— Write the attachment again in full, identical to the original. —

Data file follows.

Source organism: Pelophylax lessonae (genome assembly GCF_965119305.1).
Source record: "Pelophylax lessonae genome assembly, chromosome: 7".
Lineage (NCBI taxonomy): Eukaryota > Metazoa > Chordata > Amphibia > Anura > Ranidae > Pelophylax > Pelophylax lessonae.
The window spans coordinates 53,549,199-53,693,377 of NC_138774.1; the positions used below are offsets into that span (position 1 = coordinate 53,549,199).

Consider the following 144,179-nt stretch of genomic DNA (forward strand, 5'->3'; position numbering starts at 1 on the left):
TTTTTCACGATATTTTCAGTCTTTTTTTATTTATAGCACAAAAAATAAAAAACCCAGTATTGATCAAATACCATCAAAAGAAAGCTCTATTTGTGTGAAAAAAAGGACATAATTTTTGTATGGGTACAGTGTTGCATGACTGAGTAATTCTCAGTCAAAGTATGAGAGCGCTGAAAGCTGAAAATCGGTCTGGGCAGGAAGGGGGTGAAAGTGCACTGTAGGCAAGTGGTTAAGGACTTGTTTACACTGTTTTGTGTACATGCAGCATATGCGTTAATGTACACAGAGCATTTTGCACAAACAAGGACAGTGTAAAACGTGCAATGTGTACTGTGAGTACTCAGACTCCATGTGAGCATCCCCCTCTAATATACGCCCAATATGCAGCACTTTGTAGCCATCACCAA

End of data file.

Source organism: Pelophylax lessonae (genome assembly GCF_965119305.1).
Source record: "Pelophylax lessonae genome assembly, chromosome: 7".
Lineage (NCBI taxonomy): Eukaryota > Metazoa > Chordata > Amphibia > Anura > Ranidae > Pelophylax > Pelophylax lessonae.
The window spans coordinates 53,549,199-53,693,377 of NC_138774.1; the positions used below are offsets into that span (position 1 = coordinate 53,549,199).

Consider the following 144,179-nt stretch of genomic DNA (forward strand, 5'->3'; position numbering starts at 1 on the left):
TTTTTCACGATATTTTCAGTCTTTTTTTATTTATAGCACAAAAAATAAAAAACCCAGTATTGATCAAATACCATCAAAAGAAAGCTCTATTTGTGTGAAAAAAAGGACATAATTTTTGTATGGGTACAGTGTTGCATGACTGAGTAATTCTCAGTCAAAGTATGAGAGCGCTGAAAGCTGAAAATCGGTCTGGGCAGGAAGGGGGTGAAAGTGCACTGTAGGCAAGTGGTTAAGGACTTGTTTACACTGTTTTGTGTACATGCAGCATATGCGTTAATGTACACAGAGCATTTTGCACAAACAAGGACAGTGTAAAACGTGCAATGTGTACTGTGAGTACTCAGACTCCATGTGAGCATCCCCCTCTAATATACGCCCAATATGCAGCACTTTGTAGCCATCACCAA